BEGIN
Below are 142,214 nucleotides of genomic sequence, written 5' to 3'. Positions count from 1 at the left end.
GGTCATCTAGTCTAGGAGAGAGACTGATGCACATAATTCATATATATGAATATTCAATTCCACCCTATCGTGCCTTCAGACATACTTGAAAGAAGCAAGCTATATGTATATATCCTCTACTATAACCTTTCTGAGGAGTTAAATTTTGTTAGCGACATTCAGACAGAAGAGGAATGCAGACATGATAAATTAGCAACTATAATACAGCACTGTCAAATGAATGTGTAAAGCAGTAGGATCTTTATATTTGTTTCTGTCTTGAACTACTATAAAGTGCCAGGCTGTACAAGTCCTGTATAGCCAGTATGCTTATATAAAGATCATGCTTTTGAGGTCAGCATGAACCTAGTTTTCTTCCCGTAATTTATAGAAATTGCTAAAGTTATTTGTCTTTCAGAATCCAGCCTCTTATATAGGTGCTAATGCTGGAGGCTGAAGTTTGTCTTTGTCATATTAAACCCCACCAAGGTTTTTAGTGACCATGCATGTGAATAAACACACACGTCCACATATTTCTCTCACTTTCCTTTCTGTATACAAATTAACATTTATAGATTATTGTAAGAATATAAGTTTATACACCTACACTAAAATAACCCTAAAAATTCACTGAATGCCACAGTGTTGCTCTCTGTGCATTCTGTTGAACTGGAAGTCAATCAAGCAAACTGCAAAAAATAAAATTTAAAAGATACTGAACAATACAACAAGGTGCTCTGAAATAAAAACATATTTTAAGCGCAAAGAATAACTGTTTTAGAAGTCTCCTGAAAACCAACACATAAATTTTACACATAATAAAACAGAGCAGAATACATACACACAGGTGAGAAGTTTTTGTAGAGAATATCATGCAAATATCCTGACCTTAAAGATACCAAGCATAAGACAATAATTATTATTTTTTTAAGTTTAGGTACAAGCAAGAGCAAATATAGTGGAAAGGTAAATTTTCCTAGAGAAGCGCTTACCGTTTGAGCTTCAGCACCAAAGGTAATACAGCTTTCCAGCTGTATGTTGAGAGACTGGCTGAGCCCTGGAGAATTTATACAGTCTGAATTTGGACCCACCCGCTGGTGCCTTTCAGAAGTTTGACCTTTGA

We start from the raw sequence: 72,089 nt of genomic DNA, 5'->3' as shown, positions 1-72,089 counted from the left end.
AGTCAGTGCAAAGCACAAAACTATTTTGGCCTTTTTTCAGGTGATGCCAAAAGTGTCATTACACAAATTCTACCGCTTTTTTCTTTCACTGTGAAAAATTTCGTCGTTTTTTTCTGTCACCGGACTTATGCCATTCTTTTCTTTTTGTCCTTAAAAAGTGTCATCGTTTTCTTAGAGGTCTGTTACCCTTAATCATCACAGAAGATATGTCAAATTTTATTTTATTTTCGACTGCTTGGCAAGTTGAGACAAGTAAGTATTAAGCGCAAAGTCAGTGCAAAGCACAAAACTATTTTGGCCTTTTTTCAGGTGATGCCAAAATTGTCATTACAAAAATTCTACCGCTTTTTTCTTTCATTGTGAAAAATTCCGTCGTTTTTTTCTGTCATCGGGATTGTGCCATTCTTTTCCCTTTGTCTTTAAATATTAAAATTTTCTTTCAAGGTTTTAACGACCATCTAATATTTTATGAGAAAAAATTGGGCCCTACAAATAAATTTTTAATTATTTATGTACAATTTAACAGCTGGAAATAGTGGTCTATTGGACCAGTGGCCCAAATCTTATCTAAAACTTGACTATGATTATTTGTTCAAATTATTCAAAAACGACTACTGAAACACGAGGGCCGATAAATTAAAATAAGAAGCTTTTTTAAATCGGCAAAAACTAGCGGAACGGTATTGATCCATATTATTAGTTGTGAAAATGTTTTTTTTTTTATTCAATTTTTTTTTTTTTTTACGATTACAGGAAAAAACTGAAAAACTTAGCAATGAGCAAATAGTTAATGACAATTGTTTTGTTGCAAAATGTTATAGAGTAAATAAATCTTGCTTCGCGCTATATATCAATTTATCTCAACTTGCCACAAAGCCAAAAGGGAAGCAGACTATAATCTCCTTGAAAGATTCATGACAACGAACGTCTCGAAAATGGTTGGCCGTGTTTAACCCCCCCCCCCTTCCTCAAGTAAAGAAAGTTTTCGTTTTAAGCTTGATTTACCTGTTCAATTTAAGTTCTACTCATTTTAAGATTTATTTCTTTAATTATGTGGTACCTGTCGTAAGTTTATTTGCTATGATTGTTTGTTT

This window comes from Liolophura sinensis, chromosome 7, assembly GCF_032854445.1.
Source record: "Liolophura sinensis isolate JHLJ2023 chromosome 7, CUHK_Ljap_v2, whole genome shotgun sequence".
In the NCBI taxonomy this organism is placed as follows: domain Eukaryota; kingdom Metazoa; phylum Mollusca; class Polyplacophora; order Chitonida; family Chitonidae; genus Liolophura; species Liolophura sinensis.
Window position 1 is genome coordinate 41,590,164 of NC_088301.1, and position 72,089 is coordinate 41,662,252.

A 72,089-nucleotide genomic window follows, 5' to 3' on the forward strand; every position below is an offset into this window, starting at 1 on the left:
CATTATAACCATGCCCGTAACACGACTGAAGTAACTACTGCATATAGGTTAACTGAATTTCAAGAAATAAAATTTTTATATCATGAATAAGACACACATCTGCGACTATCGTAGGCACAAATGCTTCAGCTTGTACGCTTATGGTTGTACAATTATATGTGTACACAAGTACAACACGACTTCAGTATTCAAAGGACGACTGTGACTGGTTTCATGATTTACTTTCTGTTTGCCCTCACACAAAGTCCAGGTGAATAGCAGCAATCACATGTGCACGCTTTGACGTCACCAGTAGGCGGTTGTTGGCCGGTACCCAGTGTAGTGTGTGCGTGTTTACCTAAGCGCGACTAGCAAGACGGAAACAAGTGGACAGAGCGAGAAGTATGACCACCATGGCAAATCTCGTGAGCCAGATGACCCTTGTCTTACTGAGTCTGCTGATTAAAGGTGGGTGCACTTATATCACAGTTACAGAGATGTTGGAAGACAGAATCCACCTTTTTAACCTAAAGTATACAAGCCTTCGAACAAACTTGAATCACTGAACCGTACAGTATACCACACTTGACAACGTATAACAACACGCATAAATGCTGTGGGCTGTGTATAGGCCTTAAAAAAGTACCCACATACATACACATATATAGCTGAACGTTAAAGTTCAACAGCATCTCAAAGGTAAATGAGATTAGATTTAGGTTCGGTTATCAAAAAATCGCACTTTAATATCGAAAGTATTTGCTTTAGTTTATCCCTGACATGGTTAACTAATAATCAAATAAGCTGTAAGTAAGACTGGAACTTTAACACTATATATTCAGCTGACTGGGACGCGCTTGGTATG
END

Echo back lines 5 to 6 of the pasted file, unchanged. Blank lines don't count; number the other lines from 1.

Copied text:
This window comes from Liolophura sinensis, chromosome 7, assembly GCF_032854445.1.
Source record: "Liolophura sinensis isolate JHLJ2023 chromosome 7, CUHK_Ljap_v2, whole genome shotgun sequence".